The queen, after her double loss, retired to a convent, where she was joined by the widow of Bohort, for this good king had died of grief on hearing of the death of his brother Ban. His two sons, Lionel and Bohort, were rescued by a faithful knight, and arrived in the shape of greyhounds at the palace of the lake, where, having resumed their natural form, they were educated along with their cousin Launcelot.
The fairy, when her pupil had attained the age of eighteen, conveyed him to the court of Arthur for the purpose of demanding his admission to the honor of knighthood; and at the first appearance of the youthful candidate the graces of his person, which were not inferior to his courage and skill in arms, made an instantaneous and indelible impression on the heart of Guenever, while her charms inspired him with an equally ardent and constant passion. The mutual attachment of these lovers exerted, from that time forth, an influence over the whole history of Arthur. For the sake of Guenever, Launcelot achieved the conquest of Northumberland, defeated Gallehaut, King of the Marches, who afterwards became his most faithful friend and ally, exposed himself in numberless encounters, and brought hosts of prisoners to the feet of his sovereign.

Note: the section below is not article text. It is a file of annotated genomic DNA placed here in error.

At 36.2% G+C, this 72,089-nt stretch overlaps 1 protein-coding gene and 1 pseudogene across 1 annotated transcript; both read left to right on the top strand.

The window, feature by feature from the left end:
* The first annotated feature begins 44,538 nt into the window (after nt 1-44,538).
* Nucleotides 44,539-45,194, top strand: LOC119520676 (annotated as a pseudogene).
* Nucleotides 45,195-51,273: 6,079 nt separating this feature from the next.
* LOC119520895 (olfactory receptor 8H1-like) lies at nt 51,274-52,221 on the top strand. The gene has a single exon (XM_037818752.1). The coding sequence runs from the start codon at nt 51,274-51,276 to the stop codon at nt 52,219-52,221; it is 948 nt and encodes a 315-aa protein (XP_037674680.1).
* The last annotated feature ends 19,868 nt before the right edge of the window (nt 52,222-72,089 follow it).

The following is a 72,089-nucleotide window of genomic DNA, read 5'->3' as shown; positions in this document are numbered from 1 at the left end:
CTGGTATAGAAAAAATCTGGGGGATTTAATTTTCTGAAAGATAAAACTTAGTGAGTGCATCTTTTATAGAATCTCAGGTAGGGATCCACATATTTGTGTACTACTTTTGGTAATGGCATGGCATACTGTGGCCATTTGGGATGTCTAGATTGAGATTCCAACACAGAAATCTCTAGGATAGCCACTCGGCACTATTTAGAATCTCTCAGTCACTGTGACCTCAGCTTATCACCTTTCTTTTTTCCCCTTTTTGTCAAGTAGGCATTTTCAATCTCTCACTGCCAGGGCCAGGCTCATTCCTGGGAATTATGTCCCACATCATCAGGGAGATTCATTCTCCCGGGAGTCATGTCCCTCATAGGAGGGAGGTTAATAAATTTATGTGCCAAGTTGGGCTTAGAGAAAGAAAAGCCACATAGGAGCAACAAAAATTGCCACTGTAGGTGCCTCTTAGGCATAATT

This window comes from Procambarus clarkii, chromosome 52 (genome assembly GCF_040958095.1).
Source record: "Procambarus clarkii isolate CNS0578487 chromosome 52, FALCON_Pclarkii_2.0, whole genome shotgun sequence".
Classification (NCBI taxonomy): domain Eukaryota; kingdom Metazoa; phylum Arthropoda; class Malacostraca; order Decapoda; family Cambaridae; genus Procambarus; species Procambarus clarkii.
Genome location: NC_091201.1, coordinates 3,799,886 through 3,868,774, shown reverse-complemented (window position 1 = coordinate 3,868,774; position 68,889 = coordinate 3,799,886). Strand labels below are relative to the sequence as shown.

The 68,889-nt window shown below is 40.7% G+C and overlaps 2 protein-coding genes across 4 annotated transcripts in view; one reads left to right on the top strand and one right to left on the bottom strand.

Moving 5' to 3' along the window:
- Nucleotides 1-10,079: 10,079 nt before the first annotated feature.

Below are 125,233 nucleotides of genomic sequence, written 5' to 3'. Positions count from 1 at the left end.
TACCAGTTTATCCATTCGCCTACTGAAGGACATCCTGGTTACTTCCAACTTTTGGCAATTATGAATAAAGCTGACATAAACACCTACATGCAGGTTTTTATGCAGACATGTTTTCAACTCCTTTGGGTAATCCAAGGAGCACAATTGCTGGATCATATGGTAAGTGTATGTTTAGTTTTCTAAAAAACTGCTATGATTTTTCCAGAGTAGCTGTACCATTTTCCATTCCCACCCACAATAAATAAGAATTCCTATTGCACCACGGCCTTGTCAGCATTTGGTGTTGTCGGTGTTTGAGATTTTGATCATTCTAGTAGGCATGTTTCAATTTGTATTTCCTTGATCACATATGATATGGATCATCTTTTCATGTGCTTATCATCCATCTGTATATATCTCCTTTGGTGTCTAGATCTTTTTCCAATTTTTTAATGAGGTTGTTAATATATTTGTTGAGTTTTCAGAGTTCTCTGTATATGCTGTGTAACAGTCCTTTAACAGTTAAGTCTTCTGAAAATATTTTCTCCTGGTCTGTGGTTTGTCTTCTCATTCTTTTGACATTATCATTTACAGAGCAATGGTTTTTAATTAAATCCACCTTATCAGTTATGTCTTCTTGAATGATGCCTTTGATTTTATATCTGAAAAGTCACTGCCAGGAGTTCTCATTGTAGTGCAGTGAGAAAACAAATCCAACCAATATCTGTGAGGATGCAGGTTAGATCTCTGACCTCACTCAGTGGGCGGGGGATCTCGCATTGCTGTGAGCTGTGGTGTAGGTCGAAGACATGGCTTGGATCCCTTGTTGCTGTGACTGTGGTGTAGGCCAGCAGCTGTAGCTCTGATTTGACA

After King Arthur was come from Rome into England all the knights of the Table Round resorted unto him and made him many justs and tournaments. And in especial Sir Launcelot of the Lake in all tournaments and justs and deeds of arms, both for life and death, passed all other knights, and was never overcome, except it were by treason or enchantment; and he increased marvellously in worship, wherefore Queen Guenever had him in great favor, above all other knights. And for certain he loved the queen again above all other ladies; and for her he did many deeds of arms, and saved her from peril, through his noble chivalry. Thus Sir Launcelot rested him long with play and game, and then he thought to prove himself in strange adventures; so he bade his nephew, Sir Lionel, to make him ready,— “for we two will seek adventures.” So they mounted on their horses, armed at all sights, and rode into a forest, and so into a deep plain. And the weather was hot about noon, and Sir Launcelot had great desire to sleep. Then Sir Lionel espied a great apple-tree that stood by a hedge, and he said: “Brother, yonder is a fair shadow—there may we rest us and our horses.” “It is well said,” replied Sir Launcelot. So they there alighted, and Sir Launcelot laid him down, and his helm under his head, and soon was asleep passing fast. And Sir Lionel waked while he slept. And presently there came three knights riding as fast as ever they might ride, and there followed them but one knight. And Sir Lionel thought he never saw so great a knight before. So within a while this great knight overtook one of those knights, and smote